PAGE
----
Disc Jam Music Festival is coming in hot with some major announcements! Scheduled for June 9-12 in Stephentown, NY, the exciting festival boasts performances from Dopapod (including the Dopapod Orchestra), Electron, TAUK, Pink Talking Fish, Pigeons Playing Ping Pong, Nth Power and so many more. Today, they’ve made some major announcements, including an exciting new super jam, some excellent artists at large, and all the daily schedules for your viewing pleasure.To start, we have the super jam. Dubbed the Cappadona Live Band, the set will feature music from Michelangelo Carubba (Turkuaz), Craig Brodhead (Turkuaz), Turkuaz Horns, Reed The Kid Sutherland (Mammal Dap), Colin Jalbert (Mammal Dap) and Honeycomb. Check out the lineup graphic below:The festival is also welcoming a number of artists at large throughout the weekend, including Ryan Dempsey (Twiddle), Ed Mann (Frank Zappa), Lowell Wurster (Lucis), Craig Brodhead (Turkuaz), Michelangelo Carubba (Turkuaz), Josh Schwartz (Turkuaz), Greg Snaderson (Turkuaz), Chris Brouwers (Turkuaz) and Shira Elias (Turkuaz). Except some major sit-ins throughout the weekend!Want to plan your festivities? Check out the four daily schedules below, and don’t miss out on any of the great acts from the Live for Live Music Stage! Tickets and more information for the festival are available here.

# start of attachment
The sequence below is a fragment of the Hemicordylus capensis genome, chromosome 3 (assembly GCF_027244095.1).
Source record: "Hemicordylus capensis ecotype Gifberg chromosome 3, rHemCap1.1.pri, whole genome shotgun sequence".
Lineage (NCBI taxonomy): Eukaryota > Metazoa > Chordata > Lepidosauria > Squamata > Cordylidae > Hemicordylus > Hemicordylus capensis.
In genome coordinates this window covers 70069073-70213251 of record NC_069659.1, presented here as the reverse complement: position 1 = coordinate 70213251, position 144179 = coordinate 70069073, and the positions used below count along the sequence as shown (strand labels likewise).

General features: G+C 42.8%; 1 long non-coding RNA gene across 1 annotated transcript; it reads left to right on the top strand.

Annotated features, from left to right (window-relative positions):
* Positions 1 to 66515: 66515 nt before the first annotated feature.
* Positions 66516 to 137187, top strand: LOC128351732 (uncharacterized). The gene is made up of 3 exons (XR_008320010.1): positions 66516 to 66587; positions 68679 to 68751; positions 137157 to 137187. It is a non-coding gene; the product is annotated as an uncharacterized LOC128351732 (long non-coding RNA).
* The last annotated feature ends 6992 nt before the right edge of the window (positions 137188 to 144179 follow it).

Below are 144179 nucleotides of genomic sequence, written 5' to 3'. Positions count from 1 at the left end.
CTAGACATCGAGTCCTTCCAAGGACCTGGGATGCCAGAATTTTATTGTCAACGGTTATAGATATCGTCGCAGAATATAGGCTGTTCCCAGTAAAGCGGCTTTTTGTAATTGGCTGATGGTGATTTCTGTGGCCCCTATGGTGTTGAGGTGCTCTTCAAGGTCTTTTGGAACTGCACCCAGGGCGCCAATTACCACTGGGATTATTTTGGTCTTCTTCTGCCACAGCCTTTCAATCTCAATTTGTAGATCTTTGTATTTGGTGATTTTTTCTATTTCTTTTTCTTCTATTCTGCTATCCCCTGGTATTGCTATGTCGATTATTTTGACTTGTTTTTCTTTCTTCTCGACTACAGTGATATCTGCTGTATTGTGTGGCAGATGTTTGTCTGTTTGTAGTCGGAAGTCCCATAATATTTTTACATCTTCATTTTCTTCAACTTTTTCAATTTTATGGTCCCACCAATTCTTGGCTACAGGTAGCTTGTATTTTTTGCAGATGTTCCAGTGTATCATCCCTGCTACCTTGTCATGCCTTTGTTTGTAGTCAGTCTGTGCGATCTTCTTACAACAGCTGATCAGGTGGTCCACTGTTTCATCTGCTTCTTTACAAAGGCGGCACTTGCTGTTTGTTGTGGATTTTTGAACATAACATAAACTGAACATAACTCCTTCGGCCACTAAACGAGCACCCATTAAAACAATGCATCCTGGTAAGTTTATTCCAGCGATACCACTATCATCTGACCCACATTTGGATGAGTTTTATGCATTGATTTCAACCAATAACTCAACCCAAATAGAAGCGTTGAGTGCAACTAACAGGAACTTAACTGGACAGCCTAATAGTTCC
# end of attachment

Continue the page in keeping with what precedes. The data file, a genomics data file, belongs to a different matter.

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December 20, 2016 Governor Wolf Discusses Benefits of Medicaid Expansion and ACA in Response to Request from Majority Leader McCarthy SHARE Email Facebook Twitter Healthcare, Medicaid Expansion, National Issues, Press Release, Public Health Harrisburg, PA – Today, Governor Wolf responded to Majority Leader Kevin McCarthy’s request for input regarding the health care system in Pennsylvania. Governor Wolf outlined the importance of ensuring that Pennsylvanians continue to have access to affordable, quality health insurance and discussed how Medicaid expansion and the Affordable Care Act have benefitted the people of Pennsylvania. Governor Wolf also sent letters to the Pennsylvania delegation highlighting the specific benefit these programs have had in congressional districts.“In Pennsylvania, an additional 670,000 Pennsylvanians received health insurance through Medicaid expansion,” said Governor Tom Wolf. “Medicaid expansion has also served as a critical resource for Pennsylvanians who are suffering from a substance use disorder as our commonwealth battles an unprecedented prescription drug and heroin public health crisis. Through Medicaid expansion, almost 63,000 newly eligible Medicaid enrollees were able to access drug and alcohol treatment that is critical to helping patients’ recovery.”“Americans need real, meaningful health care coverage. They need options that are affordable, easy to understand, responsive to their needs, and available immediately – with no lapse in coverage. They need leadership and compassion and solutions – and together, we can provide them with all of those things. I look forward to future conversations. Thank you again for the opportunity to contribute to this incredibly important dialogue.”Governor Wolf highlighted the following statistics:After expanding Medicaid in February 2015, more than 670,000 Pennsylvanians have enrolled in HealthChoices, Pennsylvania’s mandatory managed care Medicaid program.U.S. Census data shows that the commonwealth’s uninsured rate has dropped from 10.2 percent in 2010 to 6.4 percent in 2015.In the first year of Pennsylvania’s Medicaid expansion, almost 63,000 newly eligible Medicaid enrollees accessed drug and alcohol treatment. This coverage is essential in battling the opioid and heroin public health crisis that took over 3,500 lives in Pennsylvania in 2015.In 2016, more than 439,000 Pennsylvanians had selected health coverage through the Marketplace. Seventy six percent of those Pennsylvanians received subsidies to make those plans more affordable and 60 percent of those enrollees could obtain coverage for $100 or less after tax credits.To read the full letter, click here.To view one of the letters Governor Wolf sent to the Pennsylvania delegation, click here.Like Governor Tom Wolf on Facebook: Facebook.com/GovernorWolf